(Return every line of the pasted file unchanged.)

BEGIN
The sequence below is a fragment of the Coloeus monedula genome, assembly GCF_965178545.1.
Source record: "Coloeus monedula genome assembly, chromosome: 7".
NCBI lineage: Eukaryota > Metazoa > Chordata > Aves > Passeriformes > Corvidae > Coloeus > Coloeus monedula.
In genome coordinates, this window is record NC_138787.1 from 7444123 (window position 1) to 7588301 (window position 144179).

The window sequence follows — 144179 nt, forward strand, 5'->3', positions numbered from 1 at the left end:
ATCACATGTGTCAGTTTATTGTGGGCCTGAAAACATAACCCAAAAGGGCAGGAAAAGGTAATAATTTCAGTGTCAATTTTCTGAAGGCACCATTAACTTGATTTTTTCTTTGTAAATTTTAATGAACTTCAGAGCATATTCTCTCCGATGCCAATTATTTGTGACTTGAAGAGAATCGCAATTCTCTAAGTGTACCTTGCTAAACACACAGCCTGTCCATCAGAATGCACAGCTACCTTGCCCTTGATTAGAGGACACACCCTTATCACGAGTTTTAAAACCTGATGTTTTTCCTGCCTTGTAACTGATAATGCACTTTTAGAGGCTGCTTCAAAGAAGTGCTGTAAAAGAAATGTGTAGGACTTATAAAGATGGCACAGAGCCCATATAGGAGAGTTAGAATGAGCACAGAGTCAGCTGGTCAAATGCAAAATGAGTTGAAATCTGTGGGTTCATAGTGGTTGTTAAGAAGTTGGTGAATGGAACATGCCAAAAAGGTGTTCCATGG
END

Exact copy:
The sequence below is a fragment of the Coloeus monedula genome, assembly GCF_965178545.1.
Source record: "Coloeus monedula genome assembly, chromosome: 7".
NCBI lineage: Eukaryota > Metazoa > Chordata > Aves > Passeriformes > Corvidae > Coloeus > Coloeus monedula.
In genome coordinates, this window is record NC_138787.1 from 7444123 (window position 1) to 7588301 (window position 144179).

The window sequence follows — 144179 nt, forward strand, 5'->3', positions numbered from 1 at the left end:
ATCACATGTGTCAGTTTATTGTGGGCCTGAAAACATAACCCAAAAGGGCAGGAAAAGGTAATAATTTCAGTGTCAATTTTCTGAAGGCACCATTAACTTGATTTTTTCTTTGTAAATTTTAATGAACTTCAGAGCATATTCTCTCCGATGCCAATTATTTGTGACTTGAAGAGAATCGCAATTCTCTAAGTGTACCTTGCTAAACACACAGCCTGTCCATCAGAATGCACAGCTACCTTGCCCTTGATTAGAGGACACACCCTTATCACGAGTTTTAAAACCTGATGTTTTTCCTGCCTTGTAACTGATAATGCACTTTTAGAGGCTGCTTCAAAGAAGTGCTGTAAAAGAAATGTGTAGGACTTATAAAGATGGCACAGAGCCCATATAGGAGAGTTAGAATGAGCACAGAGTCAGCTGGTCAAATGCAAAATGAGTTGAAATCTGTGGGTTCATAGTGGTTGTTAAGAAGTTGGTGAATGGAACATGCCAAAAAGGTGTTCCATGG